My current research addresses the following fundamental question: How does the institutional setting in which accounting performance information is used affect its value?
This is an important topic because little is known—beyond the classic results of Blackwell, Holmstrom, and Kim—about ranking information systems in agencies with particular features relevant to accounting. I have written or co-authored several papers on this topic. Each paper examines the value of performance measures in a particular agency setting, with either explicit or implicit contracts. First, “Ranking Performance Measures in Multi-Task Agencies,” co-authored with Peter Christensen and Joyce Tian, under review (third round) at The Accounting Review, examines the problem of ranking information systems in multi-task agency settings. Second, “Ranking Performance Measures when Contracts are Renegotiated,” presented at the CMU Accounting Mini Conference 2009, examines the same problem in a multi-period agency, with particular emphasis on identifying how contract renegotiation restricts the use of performance information. Third, the two papers co-authored with Peter Christensen and Hans Frimor, “Earnings Quality and Earnings Management” and “The Trouble with Career Concerns and Short-term Contracts,” examine the impact of non-contractible information on the use of contractible performance measures.
My undergraduate teaching has been in managerial accounting, both the general introductory course, Acctg 322, and the intermediate cost accounting course, Acctg 424. In both these courses I emphasize the decision context and how that determines the value of a particular accounting method (for example Activity-Based Costing, or cost allocation). To give students a broader perspective on the subject, I point out recent research findings whenever relevant to the topic at hand (for example, much has been done on performance evaluation in dynamic settings leading to interesting results on amortization and investment decisions). I also provide the students with supplementary readings, both from the realm of academic research and from more practitioner-oriented journals, with the aim to expand their horizons and emphasize the value of context and judgment above the necessary—but insufficient—learning of technical rules. To make sure the students do get this message, my exams expand the “number crunching” questions with discussions of “why” and “what if” scenarios.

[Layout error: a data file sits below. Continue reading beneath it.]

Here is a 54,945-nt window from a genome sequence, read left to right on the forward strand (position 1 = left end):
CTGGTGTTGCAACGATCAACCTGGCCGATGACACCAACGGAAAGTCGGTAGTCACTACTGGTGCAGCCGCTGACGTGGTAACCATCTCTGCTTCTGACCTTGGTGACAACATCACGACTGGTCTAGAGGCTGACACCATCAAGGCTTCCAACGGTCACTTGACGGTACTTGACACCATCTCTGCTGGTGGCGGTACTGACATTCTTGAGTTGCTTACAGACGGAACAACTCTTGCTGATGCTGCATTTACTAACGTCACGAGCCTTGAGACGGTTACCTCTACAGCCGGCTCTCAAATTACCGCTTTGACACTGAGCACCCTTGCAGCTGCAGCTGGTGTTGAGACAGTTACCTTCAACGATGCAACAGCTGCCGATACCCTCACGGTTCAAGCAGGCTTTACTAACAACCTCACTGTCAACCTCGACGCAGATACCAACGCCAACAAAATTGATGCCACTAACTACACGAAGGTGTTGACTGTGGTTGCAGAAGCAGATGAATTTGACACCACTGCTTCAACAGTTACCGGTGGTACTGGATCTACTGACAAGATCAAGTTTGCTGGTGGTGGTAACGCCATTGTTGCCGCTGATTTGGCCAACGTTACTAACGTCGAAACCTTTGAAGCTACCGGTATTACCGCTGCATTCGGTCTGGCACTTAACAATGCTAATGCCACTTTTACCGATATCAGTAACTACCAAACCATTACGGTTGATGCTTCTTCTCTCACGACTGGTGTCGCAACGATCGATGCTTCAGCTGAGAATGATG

The two different accounting theory courses I taught in the PhD program under the Acctg 732 designation have been designed to introduce the students to an information economics perspective on the production and use of accounting information in both financial markets and within organizations. The first course was designed as an introduction to financial economics with emphasis on accounting (for example, the Feltham-Ohlson model of mapping accounting information into stock prices). The second course was designed as an introduction to agency theory with emphasis on accounting. In this second course, I have also discussed some of my current research at the time, on the way the nature of the performance information systems impacts the value of the performance measures and the observable equilibrium outcomes in multi-period agencies (this research was published in JAE in 2003, 2005, 2008, and in Management Science in 2007).
Emphasizes mastery of techniques for implementation and evaluation of cost systems for management and decision making. Cost issues include: accumulating and analyzing costs using actual, standard and activity-based approaches, overhead allocation and cost estimation. Management topics include: pricing, production and investment decisions, revenue analysis, performance evaluation, management incentive systems and strategy analysis. Linear programming and multiple regression may be used. Prerequisites: ACCTG 322 and MGTSC 312. There is a consolidated exam for ACCTG 424.Winter Term 2022